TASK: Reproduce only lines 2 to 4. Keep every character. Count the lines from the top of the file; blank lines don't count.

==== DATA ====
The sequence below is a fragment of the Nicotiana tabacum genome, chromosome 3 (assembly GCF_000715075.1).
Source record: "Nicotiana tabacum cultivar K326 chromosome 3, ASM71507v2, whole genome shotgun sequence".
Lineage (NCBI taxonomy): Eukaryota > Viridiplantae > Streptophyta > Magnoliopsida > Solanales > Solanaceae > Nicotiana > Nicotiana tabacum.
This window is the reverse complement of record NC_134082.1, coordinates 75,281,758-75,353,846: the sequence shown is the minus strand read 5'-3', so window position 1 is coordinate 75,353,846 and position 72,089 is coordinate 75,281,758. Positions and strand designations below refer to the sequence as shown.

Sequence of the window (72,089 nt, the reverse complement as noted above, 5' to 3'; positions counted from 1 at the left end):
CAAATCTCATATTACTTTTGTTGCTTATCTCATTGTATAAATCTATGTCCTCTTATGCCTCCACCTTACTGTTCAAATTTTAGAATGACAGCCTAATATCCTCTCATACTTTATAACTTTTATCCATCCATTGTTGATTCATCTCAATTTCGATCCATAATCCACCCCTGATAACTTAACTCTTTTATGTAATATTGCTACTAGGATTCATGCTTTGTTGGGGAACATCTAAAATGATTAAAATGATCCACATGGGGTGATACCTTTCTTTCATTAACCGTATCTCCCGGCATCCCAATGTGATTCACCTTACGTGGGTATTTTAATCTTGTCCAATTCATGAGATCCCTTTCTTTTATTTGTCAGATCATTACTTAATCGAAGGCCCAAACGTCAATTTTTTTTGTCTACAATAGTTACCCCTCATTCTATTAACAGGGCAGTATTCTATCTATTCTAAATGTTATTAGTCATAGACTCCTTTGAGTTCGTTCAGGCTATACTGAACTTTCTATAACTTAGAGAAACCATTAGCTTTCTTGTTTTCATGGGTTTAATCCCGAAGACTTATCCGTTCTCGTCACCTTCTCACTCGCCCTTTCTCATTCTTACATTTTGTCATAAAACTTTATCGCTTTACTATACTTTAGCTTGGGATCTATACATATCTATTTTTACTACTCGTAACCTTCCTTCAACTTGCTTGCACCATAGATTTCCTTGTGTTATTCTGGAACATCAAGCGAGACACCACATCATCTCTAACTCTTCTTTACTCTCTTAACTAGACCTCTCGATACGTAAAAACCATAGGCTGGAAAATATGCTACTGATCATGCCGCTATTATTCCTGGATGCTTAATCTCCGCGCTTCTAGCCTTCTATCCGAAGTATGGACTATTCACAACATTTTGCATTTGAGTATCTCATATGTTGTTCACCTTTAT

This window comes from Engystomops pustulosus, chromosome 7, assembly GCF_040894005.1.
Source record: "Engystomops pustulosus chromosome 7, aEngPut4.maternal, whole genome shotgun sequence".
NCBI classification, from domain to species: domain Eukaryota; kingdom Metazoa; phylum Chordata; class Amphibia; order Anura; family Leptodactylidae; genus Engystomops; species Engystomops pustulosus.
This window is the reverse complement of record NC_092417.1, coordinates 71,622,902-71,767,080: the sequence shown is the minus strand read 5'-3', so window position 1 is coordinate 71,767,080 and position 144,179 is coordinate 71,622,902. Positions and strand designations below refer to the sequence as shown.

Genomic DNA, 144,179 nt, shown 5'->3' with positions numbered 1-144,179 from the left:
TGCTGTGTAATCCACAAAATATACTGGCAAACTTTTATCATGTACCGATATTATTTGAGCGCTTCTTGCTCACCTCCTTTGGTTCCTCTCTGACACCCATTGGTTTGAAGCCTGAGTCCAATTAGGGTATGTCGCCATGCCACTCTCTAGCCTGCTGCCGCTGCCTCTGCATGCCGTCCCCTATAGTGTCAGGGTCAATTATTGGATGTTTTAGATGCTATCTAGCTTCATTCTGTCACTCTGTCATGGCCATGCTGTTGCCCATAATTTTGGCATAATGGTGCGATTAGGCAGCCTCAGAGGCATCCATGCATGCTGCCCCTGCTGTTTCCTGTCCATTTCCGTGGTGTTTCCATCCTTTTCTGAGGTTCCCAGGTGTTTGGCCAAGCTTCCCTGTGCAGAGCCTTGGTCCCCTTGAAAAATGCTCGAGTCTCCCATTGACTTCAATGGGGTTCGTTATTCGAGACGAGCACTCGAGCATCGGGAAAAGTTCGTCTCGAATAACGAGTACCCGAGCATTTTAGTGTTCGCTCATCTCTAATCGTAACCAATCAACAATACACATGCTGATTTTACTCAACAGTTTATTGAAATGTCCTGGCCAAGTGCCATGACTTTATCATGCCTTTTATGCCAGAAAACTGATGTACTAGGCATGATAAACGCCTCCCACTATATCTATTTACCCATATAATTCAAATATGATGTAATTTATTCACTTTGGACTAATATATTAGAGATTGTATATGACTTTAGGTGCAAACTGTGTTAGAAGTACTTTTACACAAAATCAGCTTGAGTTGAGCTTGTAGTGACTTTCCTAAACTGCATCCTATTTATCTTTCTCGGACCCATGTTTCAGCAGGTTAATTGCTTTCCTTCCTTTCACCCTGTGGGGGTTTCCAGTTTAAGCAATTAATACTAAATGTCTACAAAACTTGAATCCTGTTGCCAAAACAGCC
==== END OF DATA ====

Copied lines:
Source record: "Nicotiana tabacum cultivar K326 chromosome 3, ASM71507v2, whole genome shotgun sequence".
Lineage (NCBI taxonomy): Eukaryota > Viridiplantae > Streptophyta > Magnoliopsida > Solanales > Solanaceae > Nicotiana > Nicotiana tabacum.
This window is the reverse complement of record NC_134082.1, coordinates 75,281,758-75,353,846: the sequence shown is the minus strand read 5'-3', so window position 1 is coordinate 75,353,846 and position 72,089 is coordinate 75,281,758. Positions and strand designations below refer to the sequence as shown.